Divorce Not Necessarily Bad For The Kids

hl-admin Blog, Child custody and visitation 0 Comments

Countless times I have sat in on meetings with parents during which they tell me that they stayed in bad marriages for the sake of the children.  For years psychologists at continuing legal education classes have told me that staying married for the sake of the children is a bad idea.  Well the hard facts appear to support the psychologists.  I have come across an article in Scientific American dispelling the myth of divorce damaging children.  Taking from the article, “[p]arents who split have reasons for hope. Researchers have found that only a relatively small percentage of children experience serious problems in the wake of divorce or, later, as adults.”  Some of the highlights in the article assert:

In a 2002 study psychologist E. Mavis Hetherington of the University of Virginia and her then graduate student Anne Mitchell Elmore found that many children experience short-term negative effects from divorce, especially anxiety, anger, shock and disbelief. These reactions typically diminish or disappear by the end of the second year. Only a minority of kids suffer longer.

. . .

[C]hildren from high-discord families may experience the divorce as a welcome relief from their parents’ fighting.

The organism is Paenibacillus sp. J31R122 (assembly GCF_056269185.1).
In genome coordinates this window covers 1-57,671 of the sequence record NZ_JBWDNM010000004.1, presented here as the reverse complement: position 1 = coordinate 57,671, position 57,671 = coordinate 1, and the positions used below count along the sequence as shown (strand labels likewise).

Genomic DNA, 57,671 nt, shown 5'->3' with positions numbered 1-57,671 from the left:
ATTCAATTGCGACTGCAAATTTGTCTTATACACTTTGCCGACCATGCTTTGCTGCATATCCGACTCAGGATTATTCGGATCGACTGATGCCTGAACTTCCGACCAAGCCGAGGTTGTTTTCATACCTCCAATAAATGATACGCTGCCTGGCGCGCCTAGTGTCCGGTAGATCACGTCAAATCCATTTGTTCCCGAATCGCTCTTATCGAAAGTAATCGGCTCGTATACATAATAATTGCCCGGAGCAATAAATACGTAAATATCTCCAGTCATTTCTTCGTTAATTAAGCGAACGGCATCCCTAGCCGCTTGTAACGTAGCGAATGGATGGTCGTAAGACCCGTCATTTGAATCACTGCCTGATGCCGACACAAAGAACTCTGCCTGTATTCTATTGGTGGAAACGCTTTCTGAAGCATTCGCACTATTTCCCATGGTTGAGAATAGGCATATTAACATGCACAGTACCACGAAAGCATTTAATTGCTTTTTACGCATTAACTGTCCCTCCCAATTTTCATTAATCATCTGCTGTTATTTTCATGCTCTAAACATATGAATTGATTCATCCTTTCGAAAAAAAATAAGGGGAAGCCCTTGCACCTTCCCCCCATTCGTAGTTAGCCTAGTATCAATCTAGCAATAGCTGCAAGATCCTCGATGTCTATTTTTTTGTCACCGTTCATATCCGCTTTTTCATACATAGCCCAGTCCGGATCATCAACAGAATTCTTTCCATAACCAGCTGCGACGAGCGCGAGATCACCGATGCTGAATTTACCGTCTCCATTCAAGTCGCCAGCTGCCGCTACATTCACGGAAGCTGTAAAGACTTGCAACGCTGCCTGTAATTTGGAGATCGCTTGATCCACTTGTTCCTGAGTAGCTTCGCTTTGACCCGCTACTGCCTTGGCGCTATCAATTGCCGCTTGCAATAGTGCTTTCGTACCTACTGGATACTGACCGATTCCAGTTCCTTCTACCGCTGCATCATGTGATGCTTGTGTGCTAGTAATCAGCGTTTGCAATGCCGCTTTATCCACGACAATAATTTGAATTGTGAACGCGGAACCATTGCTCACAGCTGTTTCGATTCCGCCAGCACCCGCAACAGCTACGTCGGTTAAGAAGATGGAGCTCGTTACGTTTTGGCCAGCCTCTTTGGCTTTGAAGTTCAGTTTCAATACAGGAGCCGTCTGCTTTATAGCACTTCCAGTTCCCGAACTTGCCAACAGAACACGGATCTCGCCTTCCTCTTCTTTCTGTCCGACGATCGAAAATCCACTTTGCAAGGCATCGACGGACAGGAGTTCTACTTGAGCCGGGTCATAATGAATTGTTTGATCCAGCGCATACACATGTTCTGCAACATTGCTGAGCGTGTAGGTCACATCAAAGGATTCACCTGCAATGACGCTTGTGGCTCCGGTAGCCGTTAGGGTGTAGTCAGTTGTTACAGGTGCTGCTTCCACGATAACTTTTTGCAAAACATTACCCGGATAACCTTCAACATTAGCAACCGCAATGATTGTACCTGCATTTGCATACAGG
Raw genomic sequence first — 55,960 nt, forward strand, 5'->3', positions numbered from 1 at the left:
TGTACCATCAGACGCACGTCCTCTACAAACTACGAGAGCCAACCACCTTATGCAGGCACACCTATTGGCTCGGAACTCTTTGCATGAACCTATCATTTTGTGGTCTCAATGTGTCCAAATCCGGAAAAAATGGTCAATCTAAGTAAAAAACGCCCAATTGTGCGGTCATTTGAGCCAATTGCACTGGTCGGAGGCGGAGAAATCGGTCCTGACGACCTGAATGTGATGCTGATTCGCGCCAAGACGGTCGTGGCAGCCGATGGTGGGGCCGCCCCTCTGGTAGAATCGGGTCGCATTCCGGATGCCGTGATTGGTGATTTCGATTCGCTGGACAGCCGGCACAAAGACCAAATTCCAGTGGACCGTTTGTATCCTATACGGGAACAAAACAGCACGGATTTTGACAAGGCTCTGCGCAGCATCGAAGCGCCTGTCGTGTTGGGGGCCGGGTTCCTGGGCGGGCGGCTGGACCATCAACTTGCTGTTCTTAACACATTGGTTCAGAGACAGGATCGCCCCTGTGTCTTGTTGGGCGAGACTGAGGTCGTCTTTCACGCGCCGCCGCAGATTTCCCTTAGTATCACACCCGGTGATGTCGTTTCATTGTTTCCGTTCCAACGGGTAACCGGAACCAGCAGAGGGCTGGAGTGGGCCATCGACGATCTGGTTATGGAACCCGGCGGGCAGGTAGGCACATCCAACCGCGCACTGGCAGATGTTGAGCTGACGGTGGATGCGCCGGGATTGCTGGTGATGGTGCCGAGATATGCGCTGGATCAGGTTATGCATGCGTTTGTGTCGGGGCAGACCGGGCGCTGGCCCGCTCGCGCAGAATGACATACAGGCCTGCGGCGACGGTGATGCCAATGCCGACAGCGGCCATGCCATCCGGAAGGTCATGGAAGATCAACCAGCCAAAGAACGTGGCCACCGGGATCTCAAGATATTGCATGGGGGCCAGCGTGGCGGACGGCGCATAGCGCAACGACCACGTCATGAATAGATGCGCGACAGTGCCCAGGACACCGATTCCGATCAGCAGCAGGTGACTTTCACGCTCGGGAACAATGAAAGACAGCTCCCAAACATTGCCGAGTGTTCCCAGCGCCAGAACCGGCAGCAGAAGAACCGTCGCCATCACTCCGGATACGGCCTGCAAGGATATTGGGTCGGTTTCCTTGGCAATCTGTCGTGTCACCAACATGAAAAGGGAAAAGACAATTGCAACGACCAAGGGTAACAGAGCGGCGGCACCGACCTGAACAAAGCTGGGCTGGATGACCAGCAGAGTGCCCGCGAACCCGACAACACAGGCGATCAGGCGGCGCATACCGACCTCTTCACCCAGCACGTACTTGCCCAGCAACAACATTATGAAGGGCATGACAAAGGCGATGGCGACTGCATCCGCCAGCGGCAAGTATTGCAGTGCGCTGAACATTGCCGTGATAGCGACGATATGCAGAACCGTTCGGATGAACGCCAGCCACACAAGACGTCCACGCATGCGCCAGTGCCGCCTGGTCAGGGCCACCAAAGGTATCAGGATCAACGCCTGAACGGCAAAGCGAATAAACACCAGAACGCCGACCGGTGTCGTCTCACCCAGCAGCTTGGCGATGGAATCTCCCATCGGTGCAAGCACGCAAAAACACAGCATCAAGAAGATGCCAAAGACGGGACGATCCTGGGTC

. . .

Yet scientific research does not support the view that problems in adulthood are prevalent; it instead demonstrates that most children of divorce become well-adjusted adults.

. . .

Even though children of divorce generally do well, a number of factors can reduce the problems they might experience. Children fare better if parents can limit conflict associated with the divorce process or minimize the child’s exposure to it. Further, children who live in the custody of at least one well-functioning parent do better than those whose primary parent is doing poorly. In the latter situation, the maladjusted parent should seek professional help or consider limiting his or her time with the child. Parents can also support their children during this difficult time by talking to them clearly about the divorce and its implications and answering their questions fully

. . .

The good news is that although divorce is hard and often extremely painful for children, long-term harm is not inevitable. Most children bounce back and get through this difficult situation with few if any battle scars.

This is good information for divorcing families.  Please click here to read the original article.

 

For more family law information please visit Hardinglaw.com

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